Read Mark 13:24-32
Jesus said to his disciples: "In those days after that tribulation the sun will be darkened, and the moon will not give its light, and the stars will be... Read More…
Meet Sister Katy Webster
Katy Webster (known as Kátia in Brazil) entered Notre Dame at Ilchester, Maryland in 1976. Read More…
As I sit here in the silence and beauty of the backyard of our Sisters of Notre Dame de Namur in Apopka, Florida, USA and reflect on the readings of November 15, I let the images provoked by these apocalyptic readings surface in my mind and heart. The images in the news are:
- the body of the drowned baby washed upon the shore of the Mediterranean Sea,
- a man in anguish as he peers into a pink body bag in Syria;
- the chaos after a suicide bomber detonated a bomb in a market in Northern Nigeria;
- the relatives and friends wrapped in each other’s arms after another mass shooting in a school in the United States;
- the body of a man who only wanted a piece of land to farm and now lies crumpled in a pool of his own blood, after being murdered by the land grabber’s henchmen in Anapu, Para, Brazil.
What images come to your mind from your place in the world?
Then the two verses right in the middle of the Gospel stand out. These are the verses that speak of a dried up old fig tree, which is slowly being transformed with tender new life. I think of the guava tree in our backyard in Anapu: it looks absolutely dead, for a short period, with no leaves and then slowly light green leaves start appearing promising flowers and abundant fruit.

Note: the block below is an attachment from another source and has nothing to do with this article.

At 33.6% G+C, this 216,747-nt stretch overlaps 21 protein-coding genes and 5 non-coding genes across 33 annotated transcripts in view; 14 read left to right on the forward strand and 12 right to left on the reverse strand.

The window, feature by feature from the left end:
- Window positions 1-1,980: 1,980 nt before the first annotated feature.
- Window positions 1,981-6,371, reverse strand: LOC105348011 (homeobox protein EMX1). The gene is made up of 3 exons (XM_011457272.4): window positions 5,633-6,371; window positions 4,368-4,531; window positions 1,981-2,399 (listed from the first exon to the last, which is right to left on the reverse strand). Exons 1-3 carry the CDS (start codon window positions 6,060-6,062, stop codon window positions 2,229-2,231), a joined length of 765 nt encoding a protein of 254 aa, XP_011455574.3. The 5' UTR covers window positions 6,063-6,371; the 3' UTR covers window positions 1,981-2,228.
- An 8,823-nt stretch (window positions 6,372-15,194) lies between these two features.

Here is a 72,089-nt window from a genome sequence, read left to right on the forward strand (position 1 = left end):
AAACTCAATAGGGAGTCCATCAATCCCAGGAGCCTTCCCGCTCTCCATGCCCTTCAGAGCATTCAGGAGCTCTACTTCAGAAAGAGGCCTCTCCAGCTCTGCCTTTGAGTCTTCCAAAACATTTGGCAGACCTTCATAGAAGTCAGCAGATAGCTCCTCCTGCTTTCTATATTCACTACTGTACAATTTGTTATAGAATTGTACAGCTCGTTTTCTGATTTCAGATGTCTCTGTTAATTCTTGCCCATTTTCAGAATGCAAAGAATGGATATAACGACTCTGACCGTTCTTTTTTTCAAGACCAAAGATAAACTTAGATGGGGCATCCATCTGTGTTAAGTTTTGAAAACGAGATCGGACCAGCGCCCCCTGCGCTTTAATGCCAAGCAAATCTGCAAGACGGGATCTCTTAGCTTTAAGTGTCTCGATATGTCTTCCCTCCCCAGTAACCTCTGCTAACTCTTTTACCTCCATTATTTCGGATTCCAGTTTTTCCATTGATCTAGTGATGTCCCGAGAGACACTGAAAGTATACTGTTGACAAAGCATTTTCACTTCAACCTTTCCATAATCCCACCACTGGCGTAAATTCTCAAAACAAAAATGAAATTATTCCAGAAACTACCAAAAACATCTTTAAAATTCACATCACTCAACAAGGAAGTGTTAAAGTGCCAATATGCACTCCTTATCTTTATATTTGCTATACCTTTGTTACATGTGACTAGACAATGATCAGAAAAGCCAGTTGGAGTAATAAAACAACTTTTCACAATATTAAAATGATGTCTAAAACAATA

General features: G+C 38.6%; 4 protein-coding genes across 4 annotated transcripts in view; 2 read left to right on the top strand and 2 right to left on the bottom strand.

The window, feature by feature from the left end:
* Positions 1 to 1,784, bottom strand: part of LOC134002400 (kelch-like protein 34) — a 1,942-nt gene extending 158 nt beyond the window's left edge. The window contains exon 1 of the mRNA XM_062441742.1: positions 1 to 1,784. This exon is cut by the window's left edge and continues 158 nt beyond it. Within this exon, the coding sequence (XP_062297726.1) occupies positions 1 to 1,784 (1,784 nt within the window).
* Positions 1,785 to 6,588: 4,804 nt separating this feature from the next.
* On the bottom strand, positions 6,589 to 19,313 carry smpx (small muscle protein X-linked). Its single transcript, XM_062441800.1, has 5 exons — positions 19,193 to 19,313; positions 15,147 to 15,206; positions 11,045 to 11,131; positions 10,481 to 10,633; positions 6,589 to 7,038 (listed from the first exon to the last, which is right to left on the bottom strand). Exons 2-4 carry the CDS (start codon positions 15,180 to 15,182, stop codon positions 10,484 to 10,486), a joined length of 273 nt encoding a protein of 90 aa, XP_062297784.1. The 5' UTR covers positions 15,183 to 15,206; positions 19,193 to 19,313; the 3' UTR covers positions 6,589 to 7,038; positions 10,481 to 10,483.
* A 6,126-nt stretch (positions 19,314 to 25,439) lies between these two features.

These verses provoke the following questions:
Where are the tender leaves? Where is the tender hope of new life?
It is in a boarder patrol guard seeing a child who caught on the fence in trying to cross to a new country and puts the boy in a place where he can indeed cross the boarder to follow his mother already on the other side. It is in Belgian high school children who visited people coming as refugees from Syria and said “Yes, we must welcome them,” and then made this their project. It is a couple who in the struggle for land suffered persecution, discrimination, violence and prison but who stayed in the struggle until all their children were settled on the good, rich soil of Para, Brazil.
This is the word of God that does not pass. Where else is the word of God? Where do you see it in your life? In your situation?
Sometimes in the death and destruction that bombard us in so many ways, it is hard to see gentle, tender new life. Let us pray together…for each other… that our sight may become ever keener, and that we are able to follow that vision.